Tilewa Adebajo, a corporate finance expert and economist, has strongly asserted that any attempts by the Federal Government and the Central Bank of Nigeria (CBN) to employ financial manoeuvres without a constitutional amendment as regards the ‘ways and means’ would constitute a breach of the law.
His opinion came in response to concerns raised about the unresolved status of the national ways and means cap, which had not been adequately addressed.
Furthermore, it was highlighted that the government, despite its existing debt burden, was still intending to secure loans of up to N7 billion to support women entrepreneurs across the country.
Adebayo made this remark during his guest appearance on the ARISE NEWS interview on Tuesday.
He said, “There is no law in place that says the government can securitize ways and means finances. And there is no president in Nigeria, according to Nigerian law, that can send a request to the Nigerian Senate to tell them to securitize ways and means. The only way it can be done is to amend Section 38 of the CBN Act. That has not been done.”
Many people, including foreign sources, suggest that the government should first study the economy before making new policies to improve it.
This advice comes as the country’s inflation rate reached a record high of nearly 30 percent in August, and the value of the naira dropped to its record low of N1,010 against the US dollar in the parallel market.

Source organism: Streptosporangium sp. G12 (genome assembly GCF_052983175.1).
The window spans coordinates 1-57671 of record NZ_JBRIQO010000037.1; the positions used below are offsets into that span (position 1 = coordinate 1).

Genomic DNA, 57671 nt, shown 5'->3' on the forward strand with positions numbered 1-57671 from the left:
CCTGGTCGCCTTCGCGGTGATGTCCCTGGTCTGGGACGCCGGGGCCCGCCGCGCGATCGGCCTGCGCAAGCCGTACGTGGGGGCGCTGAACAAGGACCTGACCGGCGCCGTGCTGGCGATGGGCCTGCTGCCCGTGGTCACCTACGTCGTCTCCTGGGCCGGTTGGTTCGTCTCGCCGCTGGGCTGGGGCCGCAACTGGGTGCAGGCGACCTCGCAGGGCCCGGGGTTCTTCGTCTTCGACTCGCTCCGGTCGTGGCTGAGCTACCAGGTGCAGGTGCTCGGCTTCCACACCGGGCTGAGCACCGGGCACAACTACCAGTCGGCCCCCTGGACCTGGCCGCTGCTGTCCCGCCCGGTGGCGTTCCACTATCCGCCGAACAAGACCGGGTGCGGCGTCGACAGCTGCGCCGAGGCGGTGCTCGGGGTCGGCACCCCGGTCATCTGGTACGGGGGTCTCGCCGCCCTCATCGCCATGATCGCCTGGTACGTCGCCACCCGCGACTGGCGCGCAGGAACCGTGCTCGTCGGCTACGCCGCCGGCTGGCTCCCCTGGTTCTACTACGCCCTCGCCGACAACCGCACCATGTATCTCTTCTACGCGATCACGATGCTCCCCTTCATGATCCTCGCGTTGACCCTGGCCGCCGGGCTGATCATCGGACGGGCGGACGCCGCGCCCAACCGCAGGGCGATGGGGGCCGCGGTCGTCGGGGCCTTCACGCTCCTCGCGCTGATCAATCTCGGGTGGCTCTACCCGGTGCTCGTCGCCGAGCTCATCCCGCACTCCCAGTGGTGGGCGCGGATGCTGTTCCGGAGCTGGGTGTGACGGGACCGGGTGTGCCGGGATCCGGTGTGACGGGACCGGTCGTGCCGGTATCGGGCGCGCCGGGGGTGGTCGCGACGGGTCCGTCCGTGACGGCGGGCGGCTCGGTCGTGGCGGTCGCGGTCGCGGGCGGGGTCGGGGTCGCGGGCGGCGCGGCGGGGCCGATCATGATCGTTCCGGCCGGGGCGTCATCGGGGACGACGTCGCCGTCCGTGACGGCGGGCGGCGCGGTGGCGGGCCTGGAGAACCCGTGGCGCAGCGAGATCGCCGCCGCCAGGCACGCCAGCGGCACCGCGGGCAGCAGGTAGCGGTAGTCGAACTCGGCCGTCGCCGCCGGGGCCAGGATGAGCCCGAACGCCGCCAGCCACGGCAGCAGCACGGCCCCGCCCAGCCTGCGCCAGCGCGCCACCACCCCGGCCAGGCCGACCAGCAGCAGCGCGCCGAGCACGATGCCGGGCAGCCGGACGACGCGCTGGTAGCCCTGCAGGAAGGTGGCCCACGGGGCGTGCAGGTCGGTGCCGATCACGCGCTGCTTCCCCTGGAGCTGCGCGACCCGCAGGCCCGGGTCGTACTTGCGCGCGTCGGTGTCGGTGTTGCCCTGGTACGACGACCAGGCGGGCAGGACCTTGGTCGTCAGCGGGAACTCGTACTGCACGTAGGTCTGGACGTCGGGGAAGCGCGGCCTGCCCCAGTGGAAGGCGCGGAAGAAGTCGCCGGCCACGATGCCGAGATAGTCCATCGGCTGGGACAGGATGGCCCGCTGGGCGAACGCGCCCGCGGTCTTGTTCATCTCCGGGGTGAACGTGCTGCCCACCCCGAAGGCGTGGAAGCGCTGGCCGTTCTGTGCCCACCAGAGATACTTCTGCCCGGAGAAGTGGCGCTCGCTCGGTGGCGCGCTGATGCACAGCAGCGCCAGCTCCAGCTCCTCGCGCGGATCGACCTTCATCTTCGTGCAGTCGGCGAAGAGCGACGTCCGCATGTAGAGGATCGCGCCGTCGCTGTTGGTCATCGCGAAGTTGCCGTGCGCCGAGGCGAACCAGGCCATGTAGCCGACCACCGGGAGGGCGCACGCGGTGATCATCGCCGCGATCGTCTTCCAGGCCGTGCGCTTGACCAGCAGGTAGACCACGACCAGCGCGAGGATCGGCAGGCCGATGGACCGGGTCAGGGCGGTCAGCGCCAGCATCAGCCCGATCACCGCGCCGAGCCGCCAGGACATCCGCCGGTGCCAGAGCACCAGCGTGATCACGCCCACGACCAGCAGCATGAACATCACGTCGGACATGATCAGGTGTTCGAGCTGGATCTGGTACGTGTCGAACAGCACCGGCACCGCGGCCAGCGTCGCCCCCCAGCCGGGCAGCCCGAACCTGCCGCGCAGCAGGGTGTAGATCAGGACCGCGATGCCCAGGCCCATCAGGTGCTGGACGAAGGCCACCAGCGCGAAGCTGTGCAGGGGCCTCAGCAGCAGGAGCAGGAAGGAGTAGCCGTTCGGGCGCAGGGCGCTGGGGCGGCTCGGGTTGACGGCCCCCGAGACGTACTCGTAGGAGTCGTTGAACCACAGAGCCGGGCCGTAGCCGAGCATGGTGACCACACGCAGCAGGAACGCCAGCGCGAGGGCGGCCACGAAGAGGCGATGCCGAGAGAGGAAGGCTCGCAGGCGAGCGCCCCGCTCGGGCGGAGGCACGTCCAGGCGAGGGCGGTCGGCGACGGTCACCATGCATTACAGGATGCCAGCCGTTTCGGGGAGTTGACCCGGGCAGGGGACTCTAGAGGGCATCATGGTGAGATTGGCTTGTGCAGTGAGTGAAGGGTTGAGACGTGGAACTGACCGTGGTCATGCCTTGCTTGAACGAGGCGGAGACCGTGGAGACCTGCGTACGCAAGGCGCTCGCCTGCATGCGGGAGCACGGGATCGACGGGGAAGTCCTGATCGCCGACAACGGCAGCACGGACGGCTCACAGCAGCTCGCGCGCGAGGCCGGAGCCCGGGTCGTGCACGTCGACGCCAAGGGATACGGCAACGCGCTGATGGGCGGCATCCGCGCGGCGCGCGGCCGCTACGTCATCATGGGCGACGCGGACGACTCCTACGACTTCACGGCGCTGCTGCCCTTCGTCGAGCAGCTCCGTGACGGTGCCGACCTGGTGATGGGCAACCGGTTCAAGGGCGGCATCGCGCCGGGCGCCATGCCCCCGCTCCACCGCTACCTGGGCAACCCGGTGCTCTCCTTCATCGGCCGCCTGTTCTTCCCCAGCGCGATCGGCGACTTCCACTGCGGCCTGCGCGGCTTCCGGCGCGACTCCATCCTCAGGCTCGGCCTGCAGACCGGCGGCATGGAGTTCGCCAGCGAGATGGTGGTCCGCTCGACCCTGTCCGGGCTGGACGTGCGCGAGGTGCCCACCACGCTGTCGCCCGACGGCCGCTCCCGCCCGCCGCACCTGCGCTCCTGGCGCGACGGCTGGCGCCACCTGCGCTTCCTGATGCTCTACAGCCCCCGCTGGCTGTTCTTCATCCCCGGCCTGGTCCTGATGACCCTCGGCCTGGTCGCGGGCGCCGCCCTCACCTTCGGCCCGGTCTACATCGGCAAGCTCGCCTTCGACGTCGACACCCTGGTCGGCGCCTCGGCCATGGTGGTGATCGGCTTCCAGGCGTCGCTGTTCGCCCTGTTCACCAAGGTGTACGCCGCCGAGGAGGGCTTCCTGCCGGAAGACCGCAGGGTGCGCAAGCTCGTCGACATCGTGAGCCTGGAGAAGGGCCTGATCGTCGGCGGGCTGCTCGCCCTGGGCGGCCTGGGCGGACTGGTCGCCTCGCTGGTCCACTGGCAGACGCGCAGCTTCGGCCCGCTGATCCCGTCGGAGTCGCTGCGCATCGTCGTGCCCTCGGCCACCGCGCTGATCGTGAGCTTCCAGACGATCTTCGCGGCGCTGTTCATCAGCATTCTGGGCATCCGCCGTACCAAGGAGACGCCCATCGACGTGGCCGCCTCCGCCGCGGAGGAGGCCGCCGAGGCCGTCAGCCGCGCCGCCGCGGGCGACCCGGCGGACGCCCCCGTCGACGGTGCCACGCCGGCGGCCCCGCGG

Adebajo mentioned earlier in the interview that although removing fuel subsidies was intended to save the country money for investments, it has proven challenging because the domestic petroleum price doesn’t align with global market prices.
Some believe this is a gradual reintroduction of the fuel subsidy, but NNPC’s Managing Director, Mele Kyari, has stated that the government has no plans to bring back the subsidy.
However, according to Adebajo, “Of course there is subsidy. I get information from the world markets, as all prices go up, the subsidies will erode and you have to increase that. But the other side which we never take into consideration is that when the oil prices drop, the fuel price will also drop. So we need to understand the dynamics and that’s not what we’ve been able to deal with.
“It’s rather unfortunate that we looked at a mechanism for closure of the window, but unfortunately the issues within the CBN balance sheet which was after exposure has meant that that couldn’t work. We saw the challenges with the reserves and the JP Morgan report that our net reserves are close to about four billion. That is where the problem is, we don’t have enough of the dollars to be able to manage that system.
“All these issues can be addressed by restructuring the balance of the CBN.”
The financial expert advised that it’s crucial for the government to first address their debt situation before initiating other projects.
“We need to reduce the ways and means to the right limit, and we need to amend Section 38 to allow whatever it is they are carrying in their balance sheet. Once you do that, we need to look at the swaps we have with the banks. Make sure we structure them so they can help with the foreign exchange.
“Then all those intervention loans—if you look at the CBN balance sheet, it’s a big loss. We need to reconcile those loans and take them out to development banks. Bank of Industry, Bank of Agriculture, and Development Bank of Nigeria—those three banks have the capacity to originate loans and also manage them.”